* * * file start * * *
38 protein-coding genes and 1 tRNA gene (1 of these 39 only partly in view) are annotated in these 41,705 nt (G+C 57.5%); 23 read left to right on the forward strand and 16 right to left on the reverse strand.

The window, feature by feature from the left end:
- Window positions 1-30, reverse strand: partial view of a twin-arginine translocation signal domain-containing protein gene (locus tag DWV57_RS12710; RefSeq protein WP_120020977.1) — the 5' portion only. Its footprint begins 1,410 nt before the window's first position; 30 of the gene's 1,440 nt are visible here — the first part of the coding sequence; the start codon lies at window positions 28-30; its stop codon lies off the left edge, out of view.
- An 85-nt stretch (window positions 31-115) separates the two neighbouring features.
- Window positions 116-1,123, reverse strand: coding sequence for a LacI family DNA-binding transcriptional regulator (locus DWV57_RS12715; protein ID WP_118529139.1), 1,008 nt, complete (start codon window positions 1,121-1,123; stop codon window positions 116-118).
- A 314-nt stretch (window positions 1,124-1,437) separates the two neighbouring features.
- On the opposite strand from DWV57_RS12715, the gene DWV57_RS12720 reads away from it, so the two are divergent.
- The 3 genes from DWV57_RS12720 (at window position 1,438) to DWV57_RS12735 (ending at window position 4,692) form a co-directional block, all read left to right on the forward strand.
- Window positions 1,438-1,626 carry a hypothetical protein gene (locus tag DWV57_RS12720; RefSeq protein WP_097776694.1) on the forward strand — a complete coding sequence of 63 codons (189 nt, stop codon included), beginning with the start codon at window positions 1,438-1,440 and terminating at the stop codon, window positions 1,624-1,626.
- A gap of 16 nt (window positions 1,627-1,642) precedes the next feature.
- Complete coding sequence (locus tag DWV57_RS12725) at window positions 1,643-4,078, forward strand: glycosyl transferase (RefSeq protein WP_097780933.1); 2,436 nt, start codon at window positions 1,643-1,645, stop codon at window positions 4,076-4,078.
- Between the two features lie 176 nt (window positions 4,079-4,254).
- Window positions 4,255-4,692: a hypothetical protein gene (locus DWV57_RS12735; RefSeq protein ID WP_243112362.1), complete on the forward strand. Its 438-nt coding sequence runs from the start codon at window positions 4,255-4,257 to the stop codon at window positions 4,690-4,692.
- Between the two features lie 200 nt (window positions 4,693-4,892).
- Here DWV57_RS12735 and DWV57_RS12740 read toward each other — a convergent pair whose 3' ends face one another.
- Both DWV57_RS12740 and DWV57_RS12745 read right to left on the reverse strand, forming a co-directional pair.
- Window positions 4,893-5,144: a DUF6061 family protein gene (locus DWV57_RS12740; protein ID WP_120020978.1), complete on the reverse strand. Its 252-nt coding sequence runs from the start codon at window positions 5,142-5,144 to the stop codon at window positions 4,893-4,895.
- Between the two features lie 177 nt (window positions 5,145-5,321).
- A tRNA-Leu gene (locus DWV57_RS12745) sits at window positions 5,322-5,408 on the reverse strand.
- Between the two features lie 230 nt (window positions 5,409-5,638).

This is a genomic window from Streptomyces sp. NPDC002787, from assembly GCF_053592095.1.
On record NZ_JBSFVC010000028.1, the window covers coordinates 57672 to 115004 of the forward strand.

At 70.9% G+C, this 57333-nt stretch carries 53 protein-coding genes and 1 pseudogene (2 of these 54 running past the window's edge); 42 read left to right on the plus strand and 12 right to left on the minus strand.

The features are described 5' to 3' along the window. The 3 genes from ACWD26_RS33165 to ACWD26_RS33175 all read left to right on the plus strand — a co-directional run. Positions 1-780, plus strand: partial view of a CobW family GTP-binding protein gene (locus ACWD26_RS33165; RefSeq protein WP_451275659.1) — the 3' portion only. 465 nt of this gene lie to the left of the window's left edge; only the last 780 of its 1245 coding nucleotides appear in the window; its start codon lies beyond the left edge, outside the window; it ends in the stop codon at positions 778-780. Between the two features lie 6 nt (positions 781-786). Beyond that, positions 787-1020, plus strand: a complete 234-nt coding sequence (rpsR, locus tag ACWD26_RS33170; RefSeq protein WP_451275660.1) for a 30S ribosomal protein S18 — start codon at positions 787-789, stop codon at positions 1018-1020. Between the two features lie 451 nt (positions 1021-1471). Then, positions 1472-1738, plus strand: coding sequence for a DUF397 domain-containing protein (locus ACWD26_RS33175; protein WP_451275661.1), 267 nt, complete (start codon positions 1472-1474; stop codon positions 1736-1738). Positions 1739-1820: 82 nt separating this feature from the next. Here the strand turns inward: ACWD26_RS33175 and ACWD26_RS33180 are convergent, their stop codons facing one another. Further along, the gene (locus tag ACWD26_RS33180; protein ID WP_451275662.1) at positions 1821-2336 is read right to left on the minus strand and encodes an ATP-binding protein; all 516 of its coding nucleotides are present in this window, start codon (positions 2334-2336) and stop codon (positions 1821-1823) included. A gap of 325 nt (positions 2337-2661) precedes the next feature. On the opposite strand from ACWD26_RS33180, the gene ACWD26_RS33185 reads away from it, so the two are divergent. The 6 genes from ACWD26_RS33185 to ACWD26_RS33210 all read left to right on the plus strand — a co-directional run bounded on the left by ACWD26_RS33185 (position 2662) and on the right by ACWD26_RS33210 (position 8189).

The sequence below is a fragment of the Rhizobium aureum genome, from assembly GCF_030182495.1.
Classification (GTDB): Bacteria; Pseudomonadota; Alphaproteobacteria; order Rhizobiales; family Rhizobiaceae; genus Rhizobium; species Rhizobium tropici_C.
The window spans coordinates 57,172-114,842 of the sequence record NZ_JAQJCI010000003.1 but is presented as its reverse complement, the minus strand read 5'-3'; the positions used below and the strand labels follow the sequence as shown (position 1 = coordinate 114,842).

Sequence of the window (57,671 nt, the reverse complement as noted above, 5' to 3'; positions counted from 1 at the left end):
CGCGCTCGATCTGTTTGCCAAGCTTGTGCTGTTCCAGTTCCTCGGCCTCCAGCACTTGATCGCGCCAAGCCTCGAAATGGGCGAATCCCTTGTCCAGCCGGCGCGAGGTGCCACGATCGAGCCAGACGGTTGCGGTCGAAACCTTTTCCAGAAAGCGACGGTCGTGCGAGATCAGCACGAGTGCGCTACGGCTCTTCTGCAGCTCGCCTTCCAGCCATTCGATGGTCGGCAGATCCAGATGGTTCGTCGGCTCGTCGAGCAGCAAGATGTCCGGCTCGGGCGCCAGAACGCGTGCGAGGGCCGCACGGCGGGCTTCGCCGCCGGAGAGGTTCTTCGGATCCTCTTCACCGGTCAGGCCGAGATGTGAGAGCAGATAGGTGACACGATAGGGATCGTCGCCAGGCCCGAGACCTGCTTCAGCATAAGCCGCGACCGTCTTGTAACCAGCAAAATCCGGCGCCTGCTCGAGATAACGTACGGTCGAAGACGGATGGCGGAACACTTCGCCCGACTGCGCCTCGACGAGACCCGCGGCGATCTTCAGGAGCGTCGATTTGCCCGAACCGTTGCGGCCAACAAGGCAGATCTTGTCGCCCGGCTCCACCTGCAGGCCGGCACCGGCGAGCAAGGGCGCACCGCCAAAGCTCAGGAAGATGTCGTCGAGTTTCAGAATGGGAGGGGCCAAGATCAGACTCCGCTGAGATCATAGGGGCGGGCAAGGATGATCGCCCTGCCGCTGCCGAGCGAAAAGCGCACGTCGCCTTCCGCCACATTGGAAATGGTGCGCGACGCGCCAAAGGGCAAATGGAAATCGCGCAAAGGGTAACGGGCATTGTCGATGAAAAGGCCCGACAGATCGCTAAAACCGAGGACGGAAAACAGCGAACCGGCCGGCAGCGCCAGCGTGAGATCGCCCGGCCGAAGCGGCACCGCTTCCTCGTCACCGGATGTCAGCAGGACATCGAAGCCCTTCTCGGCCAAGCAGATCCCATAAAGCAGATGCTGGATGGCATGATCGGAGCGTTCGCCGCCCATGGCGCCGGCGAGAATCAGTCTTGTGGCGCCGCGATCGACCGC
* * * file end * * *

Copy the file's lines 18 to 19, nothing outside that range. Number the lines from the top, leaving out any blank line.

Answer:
- Between the two features lie 177 nt (window positions 5,145-5,321).
- A tRNA-Leu gene (locus DWV57_RS12745) sits at window positions 5,322-5,408 on the reverse strand.